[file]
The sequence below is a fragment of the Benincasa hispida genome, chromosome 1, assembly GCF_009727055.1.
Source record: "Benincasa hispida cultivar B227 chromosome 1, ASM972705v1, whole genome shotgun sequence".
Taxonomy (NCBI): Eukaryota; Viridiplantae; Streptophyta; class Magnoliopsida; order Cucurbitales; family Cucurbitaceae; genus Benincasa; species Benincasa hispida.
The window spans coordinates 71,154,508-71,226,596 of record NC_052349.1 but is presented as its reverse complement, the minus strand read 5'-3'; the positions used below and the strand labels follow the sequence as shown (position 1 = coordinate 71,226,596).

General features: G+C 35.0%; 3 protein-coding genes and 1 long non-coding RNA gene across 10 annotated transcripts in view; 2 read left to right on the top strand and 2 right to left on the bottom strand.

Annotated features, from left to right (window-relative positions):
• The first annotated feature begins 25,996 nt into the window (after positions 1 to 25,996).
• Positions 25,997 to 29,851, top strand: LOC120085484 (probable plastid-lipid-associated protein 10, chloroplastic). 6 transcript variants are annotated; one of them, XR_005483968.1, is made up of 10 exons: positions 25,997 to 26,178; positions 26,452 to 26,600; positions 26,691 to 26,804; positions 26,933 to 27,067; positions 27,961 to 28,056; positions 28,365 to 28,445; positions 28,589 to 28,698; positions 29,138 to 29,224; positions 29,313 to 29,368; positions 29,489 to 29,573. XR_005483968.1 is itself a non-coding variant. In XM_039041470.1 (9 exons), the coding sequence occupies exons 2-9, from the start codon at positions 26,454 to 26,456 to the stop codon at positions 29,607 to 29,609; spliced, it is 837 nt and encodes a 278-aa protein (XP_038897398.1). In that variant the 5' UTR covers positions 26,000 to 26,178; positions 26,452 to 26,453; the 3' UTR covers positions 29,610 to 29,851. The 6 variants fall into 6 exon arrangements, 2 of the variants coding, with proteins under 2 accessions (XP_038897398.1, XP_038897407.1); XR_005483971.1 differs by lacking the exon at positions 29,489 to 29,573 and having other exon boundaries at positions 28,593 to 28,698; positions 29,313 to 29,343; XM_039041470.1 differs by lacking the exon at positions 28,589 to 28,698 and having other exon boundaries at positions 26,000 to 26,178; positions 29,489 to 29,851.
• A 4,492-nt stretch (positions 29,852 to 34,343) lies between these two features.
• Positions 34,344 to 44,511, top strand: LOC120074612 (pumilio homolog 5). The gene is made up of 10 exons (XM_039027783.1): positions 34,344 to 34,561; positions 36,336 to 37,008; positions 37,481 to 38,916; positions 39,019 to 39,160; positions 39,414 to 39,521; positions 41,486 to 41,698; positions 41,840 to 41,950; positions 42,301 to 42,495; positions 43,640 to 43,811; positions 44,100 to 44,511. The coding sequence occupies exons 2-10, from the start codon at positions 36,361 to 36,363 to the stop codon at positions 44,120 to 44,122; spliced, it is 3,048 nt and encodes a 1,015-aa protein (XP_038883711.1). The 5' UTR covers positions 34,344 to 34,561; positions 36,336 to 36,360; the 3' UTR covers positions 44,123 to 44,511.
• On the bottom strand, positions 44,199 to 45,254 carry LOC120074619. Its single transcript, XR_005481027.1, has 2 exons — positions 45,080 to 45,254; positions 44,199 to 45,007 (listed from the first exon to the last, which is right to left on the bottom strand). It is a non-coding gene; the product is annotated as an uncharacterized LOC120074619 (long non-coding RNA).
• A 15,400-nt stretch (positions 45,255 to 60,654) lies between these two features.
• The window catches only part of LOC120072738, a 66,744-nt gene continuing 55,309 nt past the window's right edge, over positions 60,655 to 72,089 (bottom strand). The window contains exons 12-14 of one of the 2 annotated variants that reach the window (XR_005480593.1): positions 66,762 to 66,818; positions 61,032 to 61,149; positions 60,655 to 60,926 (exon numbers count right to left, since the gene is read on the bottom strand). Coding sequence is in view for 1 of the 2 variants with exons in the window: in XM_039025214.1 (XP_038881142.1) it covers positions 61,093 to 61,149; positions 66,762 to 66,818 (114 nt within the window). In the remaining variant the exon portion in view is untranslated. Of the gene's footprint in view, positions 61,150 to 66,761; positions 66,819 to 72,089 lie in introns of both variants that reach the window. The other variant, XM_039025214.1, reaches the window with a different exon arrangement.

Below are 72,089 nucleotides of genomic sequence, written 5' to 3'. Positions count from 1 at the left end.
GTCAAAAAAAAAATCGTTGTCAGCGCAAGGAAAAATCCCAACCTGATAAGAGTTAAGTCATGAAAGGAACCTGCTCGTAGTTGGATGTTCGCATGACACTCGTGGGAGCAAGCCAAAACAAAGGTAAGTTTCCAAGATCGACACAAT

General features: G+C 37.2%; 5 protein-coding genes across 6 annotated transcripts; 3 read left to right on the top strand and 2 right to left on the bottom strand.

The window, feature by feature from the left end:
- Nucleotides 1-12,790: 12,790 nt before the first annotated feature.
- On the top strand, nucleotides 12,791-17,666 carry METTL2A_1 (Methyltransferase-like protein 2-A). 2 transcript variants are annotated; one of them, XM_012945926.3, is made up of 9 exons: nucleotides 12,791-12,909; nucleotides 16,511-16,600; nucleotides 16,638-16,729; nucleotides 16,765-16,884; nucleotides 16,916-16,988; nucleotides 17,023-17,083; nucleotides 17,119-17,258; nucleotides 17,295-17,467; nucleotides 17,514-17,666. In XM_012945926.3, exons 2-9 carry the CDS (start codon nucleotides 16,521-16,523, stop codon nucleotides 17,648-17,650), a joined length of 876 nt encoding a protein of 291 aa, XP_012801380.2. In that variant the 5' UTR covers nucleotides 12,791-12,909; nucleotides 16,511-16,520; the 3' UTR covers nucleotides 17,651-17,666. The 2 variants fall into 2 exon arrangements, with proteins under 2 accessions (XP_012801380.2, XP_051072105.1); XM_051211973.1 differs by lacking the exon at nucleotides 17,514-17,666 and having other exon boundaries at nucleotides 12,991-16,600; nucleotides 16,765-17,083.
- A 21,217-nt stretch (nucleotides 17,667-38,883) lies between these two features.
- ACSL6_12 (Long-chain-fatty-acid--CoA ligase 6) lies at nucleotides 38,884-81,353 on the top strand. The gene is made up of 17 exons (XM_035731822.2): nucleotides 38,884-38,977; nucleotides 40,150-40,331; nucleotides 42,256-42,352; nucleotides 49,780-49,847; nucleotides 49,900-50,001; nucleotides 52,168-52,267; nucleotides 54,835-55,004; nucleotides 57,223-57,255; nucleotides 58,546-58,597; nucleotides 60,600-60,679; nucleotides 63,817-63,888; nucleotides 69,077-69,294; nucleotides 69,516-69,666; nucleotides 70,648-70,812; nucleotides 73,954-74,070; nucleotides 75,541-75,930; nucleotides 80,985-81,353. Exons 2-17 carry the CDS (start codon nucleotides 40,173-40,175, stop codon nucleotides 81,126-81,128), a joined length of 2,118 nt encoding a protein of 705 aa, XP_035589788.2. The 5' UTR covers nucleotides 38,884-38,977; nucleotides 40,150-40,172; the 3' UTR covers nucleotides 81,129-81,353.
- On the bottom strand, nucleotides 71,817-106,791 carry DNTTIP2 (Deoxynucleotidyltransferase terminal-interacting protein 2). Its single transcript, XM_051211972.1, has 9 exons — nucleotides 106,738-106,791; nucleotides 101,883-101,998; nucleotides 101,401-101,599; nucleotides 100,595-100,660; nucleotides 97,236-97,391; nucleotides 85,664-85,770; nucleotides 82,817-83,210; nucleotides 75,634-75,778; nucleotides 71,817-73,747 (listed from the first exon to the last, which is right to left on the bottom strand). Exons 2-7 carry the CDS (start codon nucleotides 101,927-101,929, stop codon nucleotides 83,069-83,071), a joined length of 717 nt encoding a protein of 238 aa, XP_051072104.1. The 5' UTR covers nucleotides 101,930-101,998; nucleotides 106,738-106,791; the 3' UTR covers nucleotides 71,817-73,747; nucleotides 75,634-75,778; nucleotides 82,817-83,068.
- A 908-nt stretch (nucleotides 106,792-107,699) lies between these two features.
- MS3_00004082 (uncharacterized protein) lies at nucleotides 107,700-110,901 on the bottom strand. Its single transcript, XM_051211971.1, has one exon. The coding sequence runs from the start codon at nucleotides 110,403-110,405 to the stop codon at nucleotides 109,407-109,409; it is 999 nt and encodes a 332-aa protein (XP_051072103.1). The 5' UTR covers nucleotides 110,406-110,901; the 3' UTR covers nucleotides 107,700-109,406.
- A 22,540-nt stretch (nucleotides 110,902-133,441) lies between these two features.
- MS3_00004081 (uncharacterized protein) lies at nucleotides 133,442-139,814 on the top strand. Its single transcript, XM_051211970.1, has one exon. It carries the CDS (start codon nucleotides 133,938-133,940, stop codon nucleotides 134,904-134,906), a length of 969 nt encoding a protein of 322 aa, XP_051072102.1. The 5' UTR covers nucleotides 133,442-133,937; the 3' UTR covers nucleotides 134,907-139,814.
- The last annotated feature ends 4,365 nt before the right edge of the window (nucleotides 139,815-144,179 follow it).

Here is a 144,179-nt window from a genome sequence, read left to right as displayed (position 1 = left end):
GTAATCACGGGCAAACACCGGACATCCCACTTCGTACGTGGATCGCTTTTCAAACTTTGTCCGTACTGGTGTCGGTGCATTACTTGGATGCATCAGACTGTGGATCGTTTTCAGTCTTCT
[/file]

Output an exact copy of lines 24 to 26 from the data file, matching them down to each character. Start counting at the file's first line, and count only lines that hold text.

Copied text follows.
- MS3_00004082 (uncharacterized protein) lies at nucleotides 107,700-110,901 on the bottom strand. Its single transcript, XM_051211971.1, has one exon. The coding sequence runs from the start codon at nucleotides 110,403-110,405 to the stop codon at nucleotides 109,407-109,409; it is 999 nt and encodes a 332-aa protein (XP_051072103.1). The 5' UTR covers nucleotides 110,406-110,901; the 3' UTR covers nucleotides 107,700-109,406.
- A 22,540-nt stretch (nucleotides 110,902-133,441) lies between these two features.
- MS3_00004081 (uncharacterized protein) lies at nucleotides 133,442-139,814 on the top strand. Its single transcript, XM_051211970.1, has one exon. It carries the CDS (start codon nucleotides 133,938-133,940, stop codon nucleotides 134,904-134,906), a length of 969 nt encoding a protein of 322 aa, XP_051072102.1. The 5' UTR covers nucleotides 133,442-133,937; the 3' UTR covers nucleotides 134,907-139,814.